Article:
“Trump administration officials who want to quit in protest two weeks before he’s gone anyway & politicians who said yesterday was like a banana republic but fed Trump bananas for 4 years should NOT be given any profiles in courage awards,” Pocan wrote. “Courage is standing up when it matters.”

Out gay Congressmember Mark Takano of California also did not mince words as he took aim at the president.

“Trump must be impeached and convicted immediately,” Takano said in a public video on social media. “He has shown himself to be a deranged demagogue that is a threat to our democracy. Yesterday’s assault and desecration of our temple of democracy, the US Capitol, was a direct result of his words and actions.”

Some other lawmakers were initially less clear in their positions regarding Trump’s final weeks. Out gay Congressmember Sean Patrick Maloney of New York, who turned to Twitter to post video footage documenting the moment when the House floor was invaded, originally did not mention taking any action against Trump. However, as pressure mounted following the attack, he spoke up more forcefully.

“The President must be immediately removed for inciting a violent attack on the Capitol,” Maloney said in a tweet on January 8. “A police officer died. Every Republican needs to decide if they stand with the Constitution or the mob.”

Out lesbian Senator Tammy Baldwin of Wisconsin, who was also somewhat reserved early on, similarly grew more vociferous after her colleagues sought to expedite the president’s departure.

“I am calling for Vice President Pence to invoke the 25th Amendment to remove President Trump from office,” Baldwin said in a written statement on January 7.

LGBTQ groups, meanwhile, were far less filtered. A broad slate of groups brought a sense of urgency to the campaign to boot Trump from office, including Athlete Ally, GLSEN, the Equality Federation, GLAAD, Lambda Legal, the National Black Justice Coalition, SAGE, The National Center for Transgender Equality, Transgender Law Center, and the Transgender Legal Defense and Education Fund.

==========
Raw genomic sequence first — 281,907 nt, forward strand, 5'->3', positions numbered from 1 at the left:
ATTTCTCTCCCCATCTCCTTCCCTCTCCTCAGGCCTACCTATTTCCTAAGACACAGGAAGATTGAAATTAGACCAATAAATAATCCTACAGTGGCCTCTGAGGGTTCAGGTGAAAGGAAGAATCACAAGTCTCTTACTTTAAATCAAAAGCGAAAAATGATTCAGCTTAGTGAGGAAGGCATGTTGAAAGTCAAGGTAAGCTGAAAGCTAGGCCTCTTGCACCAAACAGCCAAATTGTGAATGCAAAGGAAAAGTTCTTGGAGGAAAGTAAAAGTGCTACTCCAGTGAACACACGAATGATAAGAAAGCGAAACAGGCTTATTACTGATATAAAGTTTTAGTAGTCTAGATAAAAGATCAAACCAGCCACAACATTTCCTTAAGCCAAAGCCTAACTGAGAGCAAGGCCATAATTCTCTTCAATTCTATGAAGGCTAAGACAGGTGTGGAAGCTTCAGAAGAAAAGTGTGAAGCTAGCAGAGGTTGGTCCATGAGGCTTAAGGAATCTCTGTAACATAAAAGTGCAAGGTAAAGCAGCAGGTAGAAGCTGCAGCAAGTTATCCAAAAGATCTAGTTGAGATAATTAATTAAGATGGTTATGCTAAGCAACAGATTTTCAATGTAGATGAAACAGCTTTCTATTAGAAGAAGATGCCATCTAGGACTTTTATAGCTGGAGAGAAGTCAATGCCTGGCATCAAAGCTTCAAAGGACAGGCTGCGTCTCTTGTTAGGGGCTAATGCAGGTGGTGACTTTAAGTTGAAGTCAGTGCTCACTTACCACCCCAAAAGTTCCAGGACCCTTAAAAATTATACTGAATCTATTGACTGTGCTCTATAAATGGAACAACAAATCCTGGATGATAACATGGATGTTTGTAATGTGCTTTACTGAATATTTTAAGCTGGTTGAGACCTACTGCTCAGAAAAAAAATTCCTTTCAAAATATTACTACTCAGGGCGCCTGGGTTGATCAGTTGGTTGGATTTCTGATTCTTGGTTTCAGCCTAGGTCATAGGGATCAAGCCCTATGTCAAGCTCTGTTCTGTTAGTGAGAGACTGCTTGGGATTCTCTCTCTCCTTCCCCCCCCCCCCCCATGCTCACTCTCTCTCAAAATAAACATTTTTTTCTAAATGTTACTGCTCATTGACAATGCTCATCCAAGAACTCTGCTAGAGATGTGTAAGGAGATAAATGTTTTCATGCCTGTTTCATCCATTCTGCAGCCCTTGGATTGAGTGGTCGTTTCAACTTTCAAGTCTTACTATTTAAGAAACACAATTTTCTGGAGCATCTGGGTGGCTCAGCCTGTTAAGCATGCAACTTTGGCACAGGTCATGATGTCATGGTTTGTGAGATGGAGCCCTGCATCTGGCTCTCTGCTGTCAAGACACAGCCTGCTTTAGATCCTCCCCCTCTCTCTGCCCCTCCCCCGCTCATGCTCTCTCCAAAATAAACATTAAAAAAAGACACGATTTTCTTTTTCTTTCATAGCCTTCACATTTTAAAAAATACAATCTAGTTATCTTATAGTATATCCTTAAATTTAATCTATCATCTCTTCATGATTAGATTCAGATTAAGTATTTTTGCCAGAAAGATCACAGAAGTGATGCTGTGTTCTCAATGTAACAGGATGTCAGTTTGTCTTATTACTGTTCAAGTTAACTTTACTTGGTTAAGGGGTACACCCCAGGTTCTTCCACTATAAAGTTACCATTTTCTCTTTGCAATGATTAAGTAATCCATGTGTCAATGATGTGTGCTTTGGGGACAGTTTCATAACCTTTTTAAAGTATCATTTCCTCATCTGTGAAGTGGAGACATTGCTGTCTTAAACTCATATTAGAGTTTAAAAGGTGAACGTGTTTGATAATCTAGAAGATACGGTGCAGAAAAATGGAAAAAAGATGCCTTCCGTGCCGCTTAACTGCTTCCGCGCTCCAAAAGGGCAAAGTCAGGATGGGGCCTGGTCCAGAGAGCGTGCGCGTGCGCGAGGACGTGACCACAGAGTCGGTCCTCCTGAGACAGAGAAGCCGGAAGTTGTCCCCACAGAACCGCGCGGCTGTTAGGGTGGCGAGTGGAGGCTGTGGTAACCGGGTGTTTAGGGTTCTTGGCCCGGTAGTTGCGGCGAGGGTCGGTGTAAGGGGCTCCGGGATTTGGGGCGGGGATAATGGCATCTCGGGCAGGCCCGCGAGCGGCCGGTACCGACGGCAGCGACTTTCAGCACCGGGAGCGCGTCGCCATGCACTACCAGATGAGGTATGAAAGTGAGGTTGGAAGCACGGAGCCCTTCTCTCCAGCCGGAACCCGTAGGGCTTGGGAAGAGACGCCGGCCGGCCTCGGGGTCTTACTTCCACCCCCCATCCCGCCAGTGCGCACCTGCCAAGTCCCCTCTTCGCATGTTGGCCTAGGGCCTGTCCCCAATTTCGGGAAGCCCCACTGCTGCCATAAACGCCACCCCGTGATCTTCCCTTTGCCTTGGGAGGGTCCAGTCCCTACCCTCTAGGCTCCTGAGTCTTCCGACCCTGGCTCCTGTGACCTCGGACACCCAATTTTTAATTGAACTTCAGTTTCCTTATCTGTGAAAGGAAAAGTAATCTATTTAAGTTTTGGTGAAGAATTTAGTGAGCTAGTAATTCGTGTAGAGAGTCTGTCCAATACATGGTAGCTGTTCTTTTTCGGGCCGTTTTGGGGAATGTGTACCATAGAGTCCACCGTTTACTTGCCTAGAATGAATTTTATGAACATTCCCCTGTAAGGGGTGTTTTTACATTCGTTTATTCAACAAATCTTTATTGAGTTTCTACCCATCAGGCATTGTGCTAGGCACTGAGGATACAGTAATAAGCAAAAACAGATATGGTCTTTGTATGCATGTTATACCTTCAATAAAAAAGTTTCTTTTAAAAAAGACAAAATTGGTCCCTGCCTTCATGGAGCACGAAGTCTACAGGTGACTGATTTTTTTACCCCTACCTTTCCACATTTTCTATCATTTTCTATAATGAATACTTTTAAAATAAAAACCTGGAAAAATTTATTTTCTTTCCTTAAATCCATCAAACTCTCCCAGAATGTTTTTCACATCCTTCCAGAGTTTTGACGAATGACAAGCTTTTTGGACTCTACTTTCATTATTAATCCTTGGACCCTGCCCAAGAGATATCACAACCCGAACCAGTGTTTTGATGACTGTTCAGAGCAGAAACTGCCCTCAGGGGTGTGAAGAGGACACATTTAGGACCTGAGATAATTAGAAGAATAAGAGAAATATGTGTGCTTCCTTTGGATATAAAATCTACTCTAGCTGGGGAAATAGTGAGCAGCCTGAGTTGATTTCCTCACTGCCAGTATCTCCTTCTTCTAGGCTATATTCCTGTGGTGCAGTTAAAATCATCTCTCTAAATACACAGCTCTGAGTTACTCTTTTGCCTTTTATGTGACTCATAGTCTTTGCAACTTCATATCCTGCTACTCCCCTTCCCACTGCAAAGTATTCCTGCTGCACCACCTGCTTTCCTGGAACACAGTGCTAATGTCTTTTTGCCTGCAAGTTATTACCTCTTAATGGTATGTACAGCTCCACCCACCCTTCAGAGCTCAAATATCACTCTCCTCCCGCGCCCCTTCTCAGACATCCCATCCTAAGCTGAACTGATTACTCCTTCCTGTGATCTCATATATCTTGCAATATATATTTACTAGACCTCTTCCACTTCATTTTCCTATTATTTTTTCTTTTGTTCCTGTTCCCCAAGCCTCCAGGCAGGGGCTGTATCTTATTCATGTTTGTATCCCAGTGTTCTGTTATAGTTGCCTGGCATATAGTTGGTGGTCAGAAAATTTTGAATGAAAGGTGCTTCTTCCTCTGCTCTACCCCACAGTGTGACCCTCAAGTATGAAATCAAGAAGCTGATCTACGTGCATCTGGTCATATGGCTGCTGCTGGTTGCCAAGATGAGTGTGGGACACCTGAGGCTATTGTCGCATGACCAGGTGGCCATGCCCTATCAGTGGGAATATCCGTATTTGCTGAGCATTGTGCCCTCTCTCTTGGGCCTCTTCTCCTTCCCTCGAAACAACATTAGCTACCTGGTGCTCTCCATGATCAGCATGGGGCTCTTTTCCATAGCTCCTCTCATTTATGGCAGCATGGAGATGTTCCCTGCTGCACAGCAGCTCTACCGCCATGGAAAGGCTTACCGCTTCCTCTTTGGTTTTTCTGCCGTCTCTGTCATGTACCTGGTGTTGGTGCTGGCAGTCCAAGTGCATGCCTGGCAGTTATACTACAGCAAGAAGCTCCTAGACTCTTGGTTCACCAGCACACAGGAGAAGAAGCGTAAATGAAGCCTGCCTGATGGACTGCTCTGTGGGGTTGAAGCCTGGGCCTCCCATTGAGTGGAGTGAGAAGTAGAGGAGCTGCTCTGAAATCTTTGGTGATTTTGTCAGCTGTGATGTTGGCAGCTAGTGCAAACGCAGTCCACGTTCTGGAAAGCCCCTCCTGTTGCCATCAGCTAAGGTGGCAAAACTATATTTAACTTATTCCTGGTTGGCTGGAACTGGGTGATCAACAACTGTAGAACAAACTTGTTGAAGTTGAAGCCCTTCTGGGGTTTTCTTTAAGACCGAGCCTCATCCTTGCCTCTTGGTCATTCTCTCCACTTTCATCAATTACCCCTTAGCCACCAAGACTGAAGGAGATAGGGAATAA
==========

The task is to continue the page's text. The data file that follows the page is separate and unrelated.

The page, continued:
Janson Wu, the executive director of GLBTQ Legal Advocates & Defenders (GLAD), said the attack on the Capitol by white supremacists was “outrageous, terrifying, and unacceptable.” “The President of the United States is sworn to defend the Constitution and the rule of law. Because President Trump has demonstrated that he is unable to discharge his essential and fundamental duty, he must be relieved of his powers.”

The National Center for Lesbian Rights (NCLR) also spoke up forcefully as the organization encouraged the firing of President Trump.

“Given the gravity of the President’s role in inciting yesterday’s violent attack on our nation’s Capitol, we urge immediate action both to remove President Trump pursuant to the 25th Amendment and to initiate impeachment proceedings to ensure that he is held accountable for his seditious actions and can never again hold elected public office,” Imani Rupert-Gordon, NCLR’s executive director, said in a written statement.

The National LGBTQ Task Force, a major advocacy group that has been in operation for nearly five decades, underscored the point that the president must be removed regardless of how many days are remaining in the Trump era.

“Even if today were January 19th, the time left in Trump’s term would be too long,” the group said in a written statement. “If Donald Trump were to stay in office for a mere 24 hours it would be too long and too risky. If Trump is able to make one more call to the Acting Secretary of Defense, it would be one call too many. If Trump is able to push through one more regulation, it would be one too many. He abandoned his post and responsibility long ago, and we have watched in horror with each swing of his golf club, as more Americans die.”